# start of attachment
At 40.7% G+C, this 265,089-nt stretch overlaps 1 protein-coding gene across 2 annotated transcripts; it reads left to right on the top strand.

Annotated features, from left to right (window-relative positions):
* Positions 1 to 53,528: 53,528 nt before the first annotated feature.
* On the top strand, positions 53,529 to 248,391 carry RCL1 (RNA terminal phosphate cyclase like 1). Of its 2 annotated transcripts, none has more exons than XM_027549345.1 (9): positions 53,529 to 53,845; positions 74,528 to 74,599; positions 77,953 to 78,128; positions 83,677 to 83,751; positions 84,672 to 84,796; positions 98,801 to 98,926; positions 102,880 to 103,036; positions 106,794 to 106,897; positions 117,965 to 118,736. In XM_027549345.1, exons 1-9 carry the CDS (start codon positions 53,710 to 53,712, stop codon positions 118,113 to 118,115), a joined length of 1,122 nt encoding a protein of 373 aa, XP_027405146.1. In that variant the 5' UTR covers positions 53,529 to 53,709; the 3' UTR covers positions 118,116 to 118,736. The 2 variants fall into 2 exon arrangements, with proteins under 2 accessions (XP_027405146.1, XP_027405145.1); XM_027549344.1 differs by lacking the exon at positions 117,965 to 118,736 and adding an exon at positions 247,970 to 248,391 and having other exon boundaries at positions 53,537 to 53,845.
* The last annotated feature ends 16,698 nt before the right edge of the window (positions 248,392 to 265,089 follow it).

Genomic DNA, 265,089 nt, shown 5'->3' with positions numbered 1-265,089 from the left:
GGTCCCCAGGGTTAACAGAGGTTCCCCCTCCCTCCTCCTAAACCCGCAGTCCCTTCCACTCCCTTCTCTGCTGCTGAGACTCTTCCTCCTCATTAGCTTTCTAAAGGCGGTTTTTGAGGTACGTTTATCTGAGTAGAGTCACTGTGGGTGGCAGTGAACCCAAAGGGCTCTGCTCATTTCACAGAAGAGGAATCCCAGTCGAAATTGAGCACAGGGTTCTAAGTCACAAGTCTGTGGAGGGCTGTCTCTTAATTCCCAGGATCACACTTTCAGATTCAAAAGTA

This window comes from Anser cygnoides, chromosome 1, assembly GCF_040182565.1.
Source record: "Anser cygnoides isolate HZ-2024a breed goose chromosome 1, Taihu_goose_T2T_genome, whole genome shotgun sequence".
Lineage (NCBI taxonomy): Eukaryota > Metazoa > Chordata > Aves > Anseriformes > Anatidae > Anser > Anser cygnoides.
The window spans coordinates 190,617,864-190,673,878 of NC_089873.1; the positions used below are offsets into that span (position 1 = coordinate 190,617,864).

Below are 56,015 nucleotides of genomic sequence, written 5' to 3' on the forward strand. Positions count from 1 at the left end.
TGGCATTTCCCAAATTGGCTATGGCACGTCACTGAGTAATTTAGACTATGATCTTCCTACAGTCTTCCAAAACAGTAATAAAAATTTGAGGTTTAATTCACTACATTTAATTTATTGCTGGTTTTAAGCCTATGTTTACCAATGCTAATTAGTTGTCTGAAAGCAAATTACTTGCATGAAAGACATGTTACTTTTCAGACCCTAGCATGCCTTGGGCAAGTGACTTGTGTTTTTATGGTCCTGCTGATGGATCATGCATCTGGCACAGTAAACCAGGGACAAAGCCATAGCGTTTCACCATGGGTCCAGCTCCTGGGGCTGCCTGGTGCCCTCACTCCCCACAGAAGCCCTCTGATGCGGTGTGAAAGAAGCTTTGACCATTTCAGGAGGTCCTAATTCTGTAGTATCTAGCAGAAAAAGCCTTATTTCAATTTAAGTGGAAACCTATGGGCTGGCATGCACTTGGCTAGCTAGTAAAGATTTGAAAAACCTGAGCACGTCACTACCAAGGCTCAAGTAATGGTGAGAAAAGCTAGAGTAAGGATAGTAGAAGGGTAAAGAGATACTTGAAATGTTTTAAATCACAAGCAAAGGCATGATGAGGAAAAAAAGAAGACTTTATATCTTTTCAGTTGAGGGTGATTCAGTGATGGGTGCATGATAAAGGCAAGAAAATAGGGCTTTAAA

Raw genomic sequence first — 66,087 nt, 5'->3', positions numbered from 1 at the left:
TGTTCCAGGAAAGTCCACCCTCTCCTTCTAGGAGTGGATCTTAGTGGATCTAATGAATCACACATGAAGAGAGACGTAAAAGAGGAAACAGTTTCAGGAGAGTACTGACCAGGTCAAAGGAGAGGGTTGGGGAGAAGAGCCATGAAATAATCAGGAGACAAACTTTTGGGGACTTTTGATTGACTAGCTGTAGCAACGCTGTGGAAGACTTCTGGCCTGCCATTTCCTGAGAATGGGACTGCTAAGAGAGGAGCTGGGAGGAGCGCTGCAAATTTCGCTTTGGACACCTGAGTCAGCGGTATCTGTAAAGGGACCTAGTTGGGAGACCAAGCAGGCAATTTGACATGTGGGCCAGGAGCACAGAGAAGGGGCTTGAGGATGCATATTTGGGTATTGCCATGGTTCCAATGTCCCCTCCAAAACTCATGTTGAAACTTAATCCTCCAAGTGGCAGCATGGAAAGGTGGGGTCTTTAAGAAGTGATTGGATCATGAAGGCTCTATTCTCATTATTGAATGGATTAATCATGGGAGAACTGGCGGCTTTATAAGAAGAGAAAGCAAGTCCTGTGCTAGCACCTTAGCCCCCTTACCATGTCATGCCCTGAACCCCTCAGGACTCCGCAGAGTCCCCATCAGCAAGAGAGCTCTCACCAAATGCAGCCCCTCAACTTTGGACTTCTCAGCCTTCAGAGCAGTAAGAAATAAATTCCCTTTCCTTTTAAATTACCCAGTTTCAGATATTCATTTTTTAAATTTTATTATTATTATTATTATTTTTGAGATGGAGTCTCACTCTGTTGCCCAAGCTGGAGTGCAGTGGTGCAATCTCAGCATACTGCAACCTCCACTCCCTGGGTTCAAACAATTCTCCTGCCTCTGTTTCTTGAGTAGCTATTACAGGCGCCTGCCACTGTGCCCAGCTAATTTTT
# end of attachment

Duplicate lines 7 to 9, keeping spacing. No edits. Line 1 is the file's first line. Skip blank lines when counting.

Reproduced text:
GGTCCCCAGGGTTAACAGAGGTTCCCCCTCCCTCCTCCTAAACCCGCAGTCCCTTCCACTCCCTTCTCTGCTGCTGAGACTCTTCCTCCTCATTAGCTTTCTAAAGGCGGTTTTTGAGGTACGTTTATCTGAGTAGAGTCACTGTGGGTGGCAGTGAACCCAAAGGGCTCTGCTCATTTCACAGAAGAGGAATCCCAGTCGAAATTGAGCACAGGGTTCTAAGTCACAAGTCTGTGGAGGGCTGTCTCTTAATTCCCAGGATCACACTTTCAGATTCAAAAGTA

This window comes from Anser cygnoides, chromosome 1, assembly GCF_040182565.1.
Source record: "Anser cygnoides isolate HZ-2024a breed goose chromosome 1, Taihu_goose_T2T_genome, whole genome shotgun sequence".